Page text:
More importantly, it breeds good debating. If you cannot turn up to an event, state it beforehand. Don't wait ages to not do anything.

+1, rewards not wasting time and makes no difference in the outcome of the debate.
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RyuuKyuzo
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1/17/2013 9:11:56 PM
Posted: 3 years ago
At 1/17/2013 11:29:24 AM, Stephen_Hawkins wrote:
It's to show that concession is better than wasting time. Without it, people b!tch and have to suffer through a week of waiting for an argument even though they've still won.

More importantly, it breeds good debating. If you cannot turn up to an event, state it beforehand. Don't wait ages to not do anything.
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F-16_Fighting_Falcon
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1/18/2013 4:08:21 AM
Posted: 3 years ago
At 1/17/2013 2:08:12 PM, BlackVoid wrote:
I'm with Stephen. Its just preferable to concede and give the win rather than forfeit all your rounds and make the opponent wait for a whole week for the it to finish. F-16 says you can reward that by not docking them conduct (since forfeiters usually lose it), but imo, actually giving someone a positive point rather than not giving them a negative one has more of a psychological effect. Its similar to how people would prefer the incentive of "if you do this I'll give you a dollar" instead of "if you do this, I won't take a dollar away from you".

But if we had a competition where a couple of participants/group of participants were competing to see who can collect the most amount of dollars after a set period, then not taking away the dollar would have the exact same effect.

Your analogy is different since you are using a real life situation as opposed to a controlled study where the sole purpose is to get more dollars than your opponent. Dollars have intrinsic value by themselves, points do not. The only thing that matters with respect to points is having more points than your opponent. Further the value of points is skewed in a way that is different from dollars. I for instance would rather win a debate 30-0 than 40-10.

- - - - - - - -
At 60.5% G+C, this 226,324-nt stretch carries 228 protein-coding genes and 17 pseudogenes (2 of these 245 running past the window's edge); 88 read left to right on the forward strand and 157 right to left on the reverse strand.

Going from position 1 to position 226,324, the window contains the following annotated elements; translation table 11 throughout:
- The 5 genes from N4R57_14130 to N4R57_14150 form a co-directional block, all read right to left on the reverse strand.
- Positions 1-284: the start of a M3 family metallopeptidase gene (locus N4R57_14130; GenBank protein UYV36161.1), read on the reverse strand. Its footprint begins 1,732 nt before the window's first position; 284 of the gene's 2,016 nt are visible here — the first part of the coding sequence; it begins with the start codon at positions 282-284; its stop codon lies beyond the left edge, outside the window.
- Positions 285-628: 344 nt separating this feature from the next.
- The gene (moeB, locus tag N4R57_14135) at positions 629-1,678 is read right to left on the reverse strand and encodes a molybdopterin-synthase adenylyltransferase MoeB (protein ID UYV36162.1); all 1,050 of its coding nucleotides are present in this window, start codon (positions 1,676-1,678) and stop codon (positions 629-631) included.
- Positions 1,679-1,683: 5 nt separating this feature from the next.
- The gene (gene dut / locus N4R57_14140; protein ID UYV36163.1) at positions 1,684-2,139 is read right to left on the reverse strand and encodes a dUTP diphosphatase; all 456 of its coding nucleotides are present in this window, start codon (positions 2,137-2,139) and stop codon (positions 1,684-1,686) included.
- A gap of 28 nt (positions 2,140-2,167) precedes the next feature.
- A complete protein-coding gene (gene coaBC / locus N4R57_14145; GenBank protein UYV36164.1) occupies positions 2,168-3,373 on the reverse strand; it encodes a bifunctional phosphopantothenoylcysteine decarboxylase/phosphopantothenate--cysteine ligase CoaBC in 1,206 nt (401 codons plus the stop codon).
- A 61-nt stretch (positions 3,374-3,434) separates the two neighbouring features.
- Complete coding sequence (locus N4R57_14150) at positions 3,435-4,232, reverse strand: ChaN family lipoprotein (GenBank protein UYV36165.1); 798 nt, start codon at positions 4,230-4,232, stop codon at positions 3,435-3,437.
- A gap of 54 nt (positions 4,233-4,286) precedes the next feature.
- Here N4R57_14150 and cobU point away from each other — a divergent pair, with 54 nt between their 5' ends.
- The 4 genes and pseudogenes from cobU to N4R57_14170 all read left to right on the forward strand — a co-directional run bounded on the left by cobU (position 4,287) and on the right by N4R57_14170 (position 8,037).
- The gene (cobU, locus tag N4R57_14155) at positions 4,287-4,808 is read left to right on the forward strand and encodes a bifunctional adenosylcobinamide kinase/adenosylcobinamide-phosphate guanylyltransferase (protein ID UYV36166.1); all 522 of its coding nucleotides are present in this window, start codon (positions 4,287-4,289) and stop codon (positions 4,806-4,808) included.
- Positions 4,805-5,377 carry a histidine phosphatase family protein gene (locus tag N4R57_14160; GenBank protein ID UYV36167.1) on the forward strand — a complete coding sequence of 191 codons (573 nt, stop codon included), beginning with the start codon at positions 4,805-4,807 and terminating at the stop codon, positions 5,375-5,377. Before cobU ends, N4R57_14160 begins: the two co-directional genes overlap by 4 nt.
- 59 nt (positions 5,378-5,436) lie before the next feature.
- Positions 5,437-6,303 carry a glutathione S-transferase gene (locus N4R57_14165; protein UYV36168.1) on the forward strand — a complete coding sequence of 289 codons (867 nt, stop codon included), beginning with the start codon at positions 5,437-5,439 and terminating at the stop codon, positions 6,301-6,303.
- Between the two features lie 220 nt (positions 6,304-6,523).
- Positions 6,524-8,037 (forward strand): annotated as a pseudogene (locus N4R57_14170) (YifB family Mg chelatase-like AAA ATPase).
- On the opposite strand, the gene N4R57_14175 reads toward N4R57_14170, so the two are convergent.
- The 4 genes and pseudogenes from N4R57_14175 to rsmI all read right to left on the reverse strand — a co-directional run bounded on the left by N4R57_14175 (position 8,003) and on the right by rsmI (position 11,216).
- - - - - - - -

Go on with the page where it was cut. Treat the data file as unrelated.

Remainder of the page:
Moreover, the positive psychological effect if it exists is unjustified since not showing up for a debate isn't a morally better action than showing up and performing. Compare a debater who gave it their best shot but was beaten to a debater who informed his opponent that he wouldn't be able to show up. Why must only the second debater be rewarded and given a positive psychological boost (assuming the positive effect exists)? Actually showing up and giving a debate your best shot is ALSO the "right" thing to do.
RoyLatham
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1/18/2013 12:35:45 PM
Posted: 3 years ago
If the opponent concedes rather than forfeits, there is no conduct violation, so theoretically conduct should be tied.

Still, I don't mind seeing someone who has gracefully conceded get a point for recognition of the courtesy of not forfeiting and making the three day clock run out. There's no harm, because it doesn't change the outcome. Of course, if the debate somehow became close, there'd be an issue.
RyuuKyuzo
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1/18/2013 2:50:21 PM
Posted: 3 years ago
At 1/18/2013 4:12:51 AM, F-16_Fighting_Falcon wrote:
@ Mirza, TUF, Ryukyuzo and Stephen,

Why reward "showing up" any more than we reward "giving a debate your best shot?"

The idea is we want to incentivise conceding rather than letting the clock run out. If you go ahead and argue, that's even better -- but think of it like a trade-off. Conceding is the safe way to make 1 point. You won't win, but you'll get a point. Arguing means you have a shot at winning, but the trade-off is the risk that you might end up with nothing.
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Stephen_Hawkins
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1/18/2013 2:56:32 PM
Posted: 3 years ago
At 1/17/2013 12:03:26 PM, F-16_Fighting_Falcon wrote:
At 1/17/2013 11:29:24 AM, Stephen_Hawkins wrote:
It's to show that concession is better than wasting time. Without it, people b!tch and have to suffer through a week of waiting for an argument even though they've still won.

More importantly, it breeds good debating. If you cannot turn up to an event, state it beforehand. Don't wait ages to not do anything.

Both of these things can be acknowledge by not docking the conduct point and leaving it tied. Forfeiters usually lose the point on conduct so the lack of the docking is a valid indication that no poor conduct was shown.

I'd contend that the point makes it more explicit and obvious to those looking on to the event with a cursory glance, especially to new users who are not even familiar with the "dock a mark for forfeiting a round".
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TUF
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1/18/2013 5:08:13 PM
Posted: 3 years ago
At 1/18/2013 4:12:51 AM, F-16_Fighting_Falcon wrote:
@ Mirza, TUF, Ryukyuzo and Stephen,

Why reward "showing up" any more than we reward "giving a debate your best shot?"

Like I said, you have a point, and I probably won't award points for tat anymore.

But as I explained before, it's just a token of recognition of effort that they put into the debate, just to concede later on.